Determining the expected life of equipment can be difficult. Expected life vs actual equipment life is used when determining total cost of ownership. I have read several root cause analyses that checked “full life wear out” for the physical cause. But full life and equipment wear out are not necessarily the same thing.
True full life calculations require a lot of data and analysis. ISO 281 details the calculations for rolling bearings. This, is just for one component. Equipment or system life is usually more relevant. The life of these has 4 factors
Let’s examine ways that the average maintenance and reliability group can determine life expectancy of their equipment.
First, let’s go back the point about full life, vs equipment wear out. Let’s say my brother and I buy identical cars on the same day. We both have similar driving requirements. We put about 100 miles per week on the vehicles. We each fill fuel around the time the refuel light clicks on. That is where our similarities end.
I ensure the oil and filter are changed every 5,000 miles. The fluids and air filter are checked at the time of service. I have the tires rotated at oil changes, and monitor tread wear. The brakes are checked when the tires are rotated and I have the pads changed before they completely wear out. I wash the car at least once/month. More often in the winter. I vacuum and wipe down the interior every time I wash the car.
After 10 years, the check engine light on my brother’s vehicle comes on, and he brings it in for service. The tech says he needs an engine rebuild; which will cost more than the vehicle is worth. The car is worn out. My car is fine and over 90% of similar vehicles (10 years / 50,000 miles) are all perfectly road worthy, no major repairs. In fact, the average vehicle is valued at or above 30% of its original value. Therefore, even though one vehicle is worn out, it did not live its full life. This is determined using the definition that full life is when 90% of equipment is still in working condition.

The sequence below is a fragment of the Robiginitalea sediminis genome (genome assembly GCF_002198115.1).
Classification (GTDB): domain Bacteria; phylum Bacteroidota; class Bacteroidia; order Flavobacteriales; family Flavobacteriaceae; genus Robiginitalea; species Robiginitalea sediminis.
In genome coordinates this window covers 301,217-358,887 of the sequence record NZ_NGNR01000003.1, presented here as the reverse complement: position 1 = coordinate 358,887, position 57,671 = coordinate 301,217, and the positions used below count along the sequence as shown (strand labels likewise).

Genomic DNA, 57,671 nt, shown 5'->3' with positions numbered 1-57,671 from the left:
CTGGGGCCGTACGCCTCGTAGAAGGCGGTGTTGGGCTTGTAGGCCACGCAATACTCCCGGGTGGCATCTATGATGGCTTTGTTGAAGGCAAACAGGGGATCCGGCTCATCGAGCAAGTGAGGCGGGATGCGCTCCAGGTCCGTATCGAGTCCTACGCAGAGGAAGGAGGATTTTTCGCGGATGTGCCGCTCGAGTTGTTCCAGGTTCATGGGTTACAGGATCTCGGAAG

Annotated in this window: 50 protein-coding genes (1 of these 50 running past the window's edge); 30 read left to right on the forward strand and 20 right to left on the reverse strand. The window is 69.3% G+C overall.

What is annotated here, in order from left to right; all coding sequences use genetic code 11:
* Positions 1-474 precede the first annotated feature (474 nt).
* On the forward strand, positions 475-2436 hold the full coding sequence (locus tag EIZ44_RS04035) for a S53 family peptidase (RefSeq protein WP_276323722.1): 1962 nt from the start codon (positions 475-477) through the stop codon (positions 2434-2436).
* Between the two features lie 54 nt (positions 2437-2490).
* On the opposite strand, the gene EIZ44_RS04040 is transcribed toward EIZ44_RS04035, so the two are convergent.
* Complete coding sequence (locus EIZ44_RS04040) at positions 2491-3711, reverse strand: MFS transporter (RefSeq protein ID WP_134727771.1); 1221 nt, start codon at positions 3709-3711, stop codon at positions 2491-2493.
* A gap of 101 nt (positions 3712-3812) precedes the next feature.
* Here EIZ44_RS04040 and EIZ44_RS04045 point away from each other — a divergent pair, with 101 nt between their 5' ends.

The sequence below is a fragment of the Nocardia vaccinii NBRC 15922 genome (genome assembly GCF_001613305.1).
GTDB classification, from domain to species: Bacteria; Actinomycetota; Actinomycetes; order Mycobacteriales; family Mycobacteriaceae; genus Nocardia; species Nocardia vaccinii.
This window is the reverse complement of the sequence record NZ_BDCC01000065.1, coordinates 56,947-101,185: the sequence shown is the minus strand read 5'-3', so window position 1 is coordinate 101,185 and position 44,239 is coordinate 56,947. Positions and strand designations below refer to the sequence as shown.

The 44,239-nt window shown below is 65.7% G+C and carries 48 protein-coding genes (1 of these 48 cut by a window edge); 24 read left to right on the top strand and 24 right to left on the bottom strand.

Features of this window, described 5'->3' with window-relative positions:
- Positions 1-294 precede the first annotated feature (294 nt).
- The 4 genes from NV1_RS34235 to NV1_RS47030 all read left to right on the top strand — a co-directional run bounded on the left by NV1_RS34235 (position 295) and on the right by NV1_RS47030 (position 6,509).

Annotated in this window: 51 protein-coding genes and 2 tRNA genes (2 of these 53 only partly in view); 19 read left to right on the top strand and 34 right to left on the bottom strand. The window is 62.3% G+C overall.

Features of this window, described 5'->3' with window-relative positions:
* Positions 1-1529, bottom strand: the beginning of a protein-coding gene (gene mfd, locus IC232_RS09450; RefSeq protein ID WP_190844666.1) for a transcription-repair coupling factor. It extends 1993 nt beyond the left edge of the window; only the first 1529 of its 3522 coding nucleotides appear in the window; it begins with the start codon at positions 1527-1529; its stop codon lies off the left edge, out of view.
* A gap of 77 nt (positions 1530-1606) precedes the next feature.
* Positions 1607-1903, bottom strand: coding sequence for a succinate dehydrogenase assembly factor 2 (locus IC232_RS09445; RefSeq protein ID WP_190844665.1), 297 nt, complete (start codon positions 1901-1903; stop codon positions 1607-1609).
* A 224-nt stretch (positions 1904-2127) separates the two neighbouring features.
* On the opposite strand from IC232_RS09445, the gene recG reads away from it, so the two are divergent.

So, in order to determine if equipment is attaining full life, it is necessary to determine when 90% of like equipment is, or reasonable should be still operating. Determining the equipment life of a large population is much easier than a small population. So using the tools and information available how to determine life expectancy.
Start with the OEM or design information. When the equipment was selected, a life expectancy was used in the capital requisition. That number should be the starting point.